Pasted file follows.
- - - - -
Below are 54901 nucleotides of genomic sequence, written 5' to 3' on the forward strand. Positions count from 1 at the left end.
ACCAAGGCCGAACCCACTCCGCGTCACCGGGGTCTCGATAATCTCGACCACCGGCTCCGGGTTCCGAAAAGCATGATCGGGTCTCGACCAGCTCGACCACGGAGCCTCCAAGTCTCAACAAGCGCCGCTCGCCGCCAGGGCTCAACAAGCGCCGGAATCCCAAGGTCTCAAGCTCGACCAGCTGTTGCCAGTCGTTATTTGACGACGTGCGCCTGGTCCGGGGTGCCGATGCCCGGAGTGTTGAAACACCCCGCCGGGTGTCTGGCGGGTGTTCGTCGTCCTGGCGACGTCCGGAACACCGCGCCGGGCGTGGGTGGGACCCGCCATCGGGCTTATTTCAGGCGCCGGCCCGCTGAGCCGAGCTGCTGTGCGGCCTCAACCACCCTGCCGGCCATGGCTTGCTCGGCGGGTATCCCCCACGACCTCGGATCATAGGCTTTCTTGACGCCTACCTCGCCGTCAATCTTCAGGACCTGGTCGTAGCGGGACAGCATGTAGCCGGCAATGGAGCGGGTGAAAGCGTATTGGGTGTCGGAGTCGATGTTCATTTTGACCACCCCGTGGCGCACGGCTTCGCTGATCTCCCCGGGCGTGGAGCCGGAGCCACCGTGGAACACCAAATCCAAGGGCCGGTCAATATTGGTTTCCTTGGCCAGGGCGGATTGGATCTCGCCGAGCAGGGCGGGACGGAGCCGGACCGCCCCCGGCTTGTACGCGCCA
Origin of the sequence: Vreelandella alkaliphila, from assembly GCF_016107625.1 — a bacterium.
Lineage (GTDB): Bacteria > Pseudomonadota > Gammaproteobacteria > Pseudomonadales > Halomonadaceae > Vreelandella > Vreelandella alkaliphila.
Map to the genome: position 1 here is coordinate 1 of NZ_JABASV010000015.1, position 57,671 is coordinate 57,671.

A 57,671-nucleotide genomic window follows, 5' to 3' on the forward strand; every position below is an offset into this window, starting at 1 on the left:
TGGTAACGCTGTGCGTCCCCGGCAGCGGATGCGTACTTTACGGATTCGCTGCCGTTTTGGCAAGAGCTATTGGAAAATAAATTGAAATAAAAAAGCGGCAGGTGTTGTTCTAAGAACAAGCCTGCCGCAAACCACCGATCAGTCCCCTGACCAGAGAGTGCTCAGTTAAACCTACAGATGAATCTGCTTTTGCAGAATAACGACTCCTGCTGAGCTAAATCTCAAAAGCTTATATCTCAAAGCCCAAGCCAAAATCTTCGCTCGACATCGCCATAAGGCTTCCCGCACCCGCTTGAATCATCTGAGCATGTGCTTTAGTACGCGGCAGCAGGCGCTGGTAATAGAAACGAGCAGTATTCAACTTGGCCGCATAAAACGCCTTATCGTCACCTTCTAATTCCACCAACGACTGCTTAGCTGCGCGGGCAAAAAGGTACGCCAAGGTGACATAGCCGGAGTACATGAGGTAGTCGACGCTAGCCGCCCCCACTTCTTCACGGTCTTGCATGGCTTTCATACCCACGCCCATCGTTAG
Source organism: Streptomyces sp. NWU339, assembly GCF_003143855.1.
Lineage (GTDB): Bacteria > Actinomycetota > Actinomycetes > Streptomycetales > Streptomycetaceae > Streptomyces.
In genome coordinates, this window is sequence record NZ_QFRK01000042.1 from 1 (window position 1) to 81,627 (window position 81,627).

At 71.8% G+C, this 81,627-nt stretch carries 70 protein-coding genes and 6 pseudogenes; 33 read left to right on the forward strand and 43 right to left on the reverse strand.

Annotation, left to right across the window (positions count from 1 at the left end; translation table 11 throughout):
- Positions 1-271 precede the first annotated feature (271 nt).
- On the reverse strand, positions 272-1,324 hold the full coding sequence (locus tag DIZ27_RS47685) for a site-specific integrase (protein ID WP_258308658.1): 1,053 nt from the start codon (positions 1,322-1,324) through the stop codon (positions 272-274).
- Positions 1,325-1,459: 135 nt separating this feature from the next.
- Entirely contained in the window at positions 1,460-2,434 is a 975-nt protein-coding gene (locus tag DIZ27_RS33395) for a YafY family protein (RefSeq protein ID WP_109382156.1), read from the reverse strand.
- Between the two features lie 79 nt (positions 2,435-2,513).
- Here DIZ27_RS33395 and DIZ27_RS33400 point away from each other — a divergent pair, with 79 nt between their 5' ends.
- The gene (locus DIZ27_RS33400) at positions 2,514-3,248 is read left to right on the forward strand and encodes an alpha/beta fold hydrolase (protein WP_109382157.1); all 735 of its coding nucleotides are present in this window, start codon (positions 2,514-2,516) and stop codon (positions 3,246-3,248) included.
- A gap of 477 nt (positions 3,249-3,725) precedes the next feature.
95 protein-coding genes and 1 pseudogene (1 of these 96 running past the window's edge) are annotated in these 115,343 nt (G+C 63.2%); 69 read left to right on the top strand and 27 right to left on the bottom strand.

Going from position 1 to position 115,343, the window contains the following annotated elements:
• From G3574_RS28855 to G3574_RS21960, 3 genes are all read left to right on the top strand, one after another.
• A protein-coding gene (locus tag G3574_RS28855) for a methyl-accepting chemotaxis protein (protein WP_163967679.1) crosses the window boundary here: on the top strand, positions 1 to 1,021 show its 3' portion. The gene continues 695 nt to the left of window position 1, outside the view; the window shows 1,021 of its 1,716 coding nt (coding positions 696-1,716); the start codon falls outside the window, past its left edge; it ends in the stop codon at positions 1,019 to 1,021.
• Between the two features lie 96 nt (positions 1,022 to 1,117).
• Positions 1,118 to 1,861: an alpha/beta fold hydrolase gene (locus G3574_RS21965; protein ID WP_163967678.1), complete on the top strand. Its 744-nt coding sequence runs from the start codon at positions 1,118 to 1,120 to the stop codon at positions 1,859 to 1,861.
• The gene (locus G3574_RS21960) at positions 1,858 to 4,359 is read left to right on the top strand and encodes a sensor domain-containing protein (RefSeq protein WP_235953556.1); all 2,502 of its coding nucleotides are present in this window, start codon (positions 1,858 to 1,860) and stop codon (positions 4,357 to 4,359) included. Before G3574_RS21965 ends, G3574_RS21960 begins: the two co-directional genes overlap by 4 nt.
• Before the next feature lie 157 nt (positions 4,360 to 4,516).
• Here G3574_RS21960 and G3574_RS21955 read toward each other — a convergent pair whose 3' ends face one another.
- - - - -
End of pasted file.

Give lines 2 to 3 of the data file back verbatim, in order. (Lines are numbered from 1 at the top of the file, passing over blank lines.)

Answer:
ACCAAGGCCGAACCCACTCCGCGTCACCGGGGTCTCGATAATCTCGACCACCGGCTCCGGGTTCCGAAAAGCATGATCGGGTCTCGACCAGCTCGACCACGGAGCCTCCAAGTCTCAACAAGCGCCGCTCGCCGCCAGGGCTCAACAAGCGCCGGAATCCCAAGGTCTCAAGCTCGACCAGCTGTTGCCAGTCGTTATTTGACGACGTGCGCCTGGTCCGGGGTGCCGATGCCCGGAGTGTTGAAACACCCCGCCGGGTGTCTGGCGGGTGTTCGTCGTCCTGGCGACGTCCGGAACACCGCGCCGGGCGTGGGTGGGACCCGCCATCGGGCTTATTTCAGGCGCCGGCCCGCTGAGCCGAGCTGCTGTGCGGCCTCAACCACCCTGCCGGCCATGGCTTGCTCGGCGGGTATCCCCCACGACCTCGGATCATAGGCTTTCTTGACGCCTACCTCGCCGTCAATCTTCAGGACCTGGTCGTAGCGGGACAGCATGTAGCCGGCAATGGAGCGGGTGAAAGCGTATTGGGTGTCGGAGTCGATGTTCATTTTGACCACCCCGTGGCGCACGGCTTCGCTGATCTCCCCGGGCGTGGAGCCGGAGCCACCGTGGAACACCAAATCCAAGGGCCGGTCAATATTGGTTTCCTTGGCCAGGGCGGATTGGATCTCGCCGAGCAGGGCGGGACGGAGCCGGACCGCCCCCGGCTTGTACGCGCCA
Origin of the sequence: Vreelandella alkaliphila, from assembly GCF_016107625.1 — a bacterium.